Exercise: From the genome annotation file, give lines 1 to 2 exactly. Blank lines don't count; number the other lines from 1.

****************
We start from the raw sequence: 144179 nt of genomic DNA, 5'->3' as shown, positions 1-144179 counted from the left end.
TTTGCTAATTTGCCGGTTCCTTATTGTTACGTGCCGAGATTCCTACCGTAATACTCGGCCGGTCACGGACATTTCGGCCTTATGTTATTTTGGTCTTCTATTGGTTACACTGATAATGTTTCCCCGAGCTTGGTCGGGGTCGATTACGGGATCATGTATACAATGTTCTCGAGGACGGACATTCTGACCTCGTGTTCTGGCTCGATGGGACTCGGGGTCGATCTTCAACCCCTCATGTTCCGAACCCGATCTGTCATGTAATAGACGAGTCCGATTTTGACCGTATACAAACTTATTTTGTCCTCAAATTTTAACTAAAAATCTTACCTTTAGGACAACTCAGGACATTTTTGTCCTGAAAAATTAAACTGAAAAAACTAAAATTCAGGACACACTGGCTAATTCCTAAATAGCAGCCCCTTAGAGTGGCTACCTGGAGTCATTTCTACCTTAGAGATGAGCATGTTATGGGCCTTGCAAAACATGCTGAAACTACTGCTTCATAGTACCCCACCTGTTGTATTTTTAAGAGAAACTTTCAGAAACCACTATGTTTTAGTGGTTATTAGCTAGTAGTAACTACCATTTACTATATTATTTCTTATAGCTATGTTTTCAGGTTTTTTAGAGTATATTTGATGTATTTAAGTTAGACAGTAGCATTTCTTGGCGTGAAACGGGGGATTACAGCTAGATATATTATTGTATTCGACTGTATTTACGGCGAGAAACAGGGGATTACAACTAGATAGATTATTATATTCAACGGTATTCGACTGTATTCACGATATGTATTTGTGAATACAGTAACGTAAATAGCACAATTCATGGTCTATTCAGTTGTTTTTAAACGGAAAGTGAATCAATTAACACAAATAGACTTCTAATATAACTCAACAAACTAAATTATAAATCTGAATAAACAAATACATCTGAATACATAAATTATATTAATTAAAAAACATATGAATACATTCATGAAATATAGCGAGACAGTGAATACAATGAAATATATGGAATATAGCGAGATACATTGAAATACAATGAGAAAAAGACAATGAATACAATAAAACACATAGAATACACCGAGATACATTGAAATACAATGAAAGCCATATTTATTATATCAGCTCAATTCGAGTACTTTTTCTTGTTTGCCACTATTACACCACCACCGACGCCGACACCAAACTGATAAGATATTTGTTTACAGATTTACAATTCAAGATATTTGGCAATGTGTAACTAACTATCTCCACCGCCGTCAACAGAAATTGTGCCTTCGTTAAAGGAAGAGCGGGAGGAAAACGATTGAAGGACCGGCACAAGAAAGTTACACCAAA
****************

We start from the raw sequence: 144179 nt of genomic DNA, 5'->3' as shown, positions 1-144179 counted from the left end.
TTTGCTAATTTGCCGGTTCCTTATTGTTACGTGCCGAGATTCCTACCGTAATACTCGGCCGGTCACGGACATTTCGGCCTTATGTTATTTTGGTCTTCTATTGGTTACACTGATAATGTTTCCCCGAGCTTGGTCGGGGTCGATTACGGGATCATGTATACAATGTTCTCGAGGACGGACATTCTGACCTCGTGTTCTGGCTCGATGGGACTCGGGGTCGATCTTCAACCCCTCATGTTCCGAACCCGATCTGTCATGTAATAGACGAGTCCGATTTTGACCGTATACAAACTTATTTTGTCCTCAAATTTTAACTAAAAATCTTACCTTTAGGACAACTCAGGACATTTTTGTCCTGAAAAATTAAACTGAAAAAACTAAAATTCAGGACACACTGGCTAATTCCTAAATAGCAGCCCCTTAGAGTGGCTACCTGGAGTCATTTCTACCTTAGAGATGAGCATGTTATGGGCCTTGCAAAACATGCTGAAACTACTGCTTCATAGTACCCCACCTGTTGTATTTTTAAGAGAAACTTTCAGAAACCACTATGTTTTAGTGGTTATTAGCTAGTAGTAACTACCATTTACTATATTATTTCTTATAGCTATGTTTTCAGGTTTTTTAGAGTATATTTGATGTATTTAAGTTAGACAGTAGCATTTCTTGGCGTGAAACGGGGGATTACAGCTAGATATATTATTGTATTCGACTGTATTTACGGCGAGAAACAGGGGATTACAACTAGATAGATTATTATATTCAACGGTATTCGACTGTATTCACGATATGTATTTGTGAATACAGTAACGTAAATAGCACAATTCATGGTCTATTCAGTTGTTTTTAAACGGAAAGTGAATCAATTAACACAAATAGACTTCTAATATAACTCAACAAACTAAATTATAAATCTGAATAAACAAATACATCTGAATACATAAATTATATTAATTAAAAAACATATGAATACATTCATGAAATATAGCGAGACAGTGAATACAATGAAATATATGGAATATAGCGAGATACATTGAAATACAATGAGAAAAAGACAATGAATACAATAAAACACATAGAATACACCGAGATACATTGAAATACAATGAAAGCCATATTTATTATATCAGCTCAATTCGAGTACTTTTTCTTGTTTGCCACTATTACACCACCACCGACGCCGACACCAAACTGATAAGATATTTGTTTACAGATTTACAATTCAAGATATTTGGCAATGTGTAACTAACTATCTCCACCGCCGTCAACAGAAATTGTGCCTTCGTTAAAGGAAGAGCGGGAGGAAAACGATTGAAGGACCGGCACAAGAAAGTTACACCAAA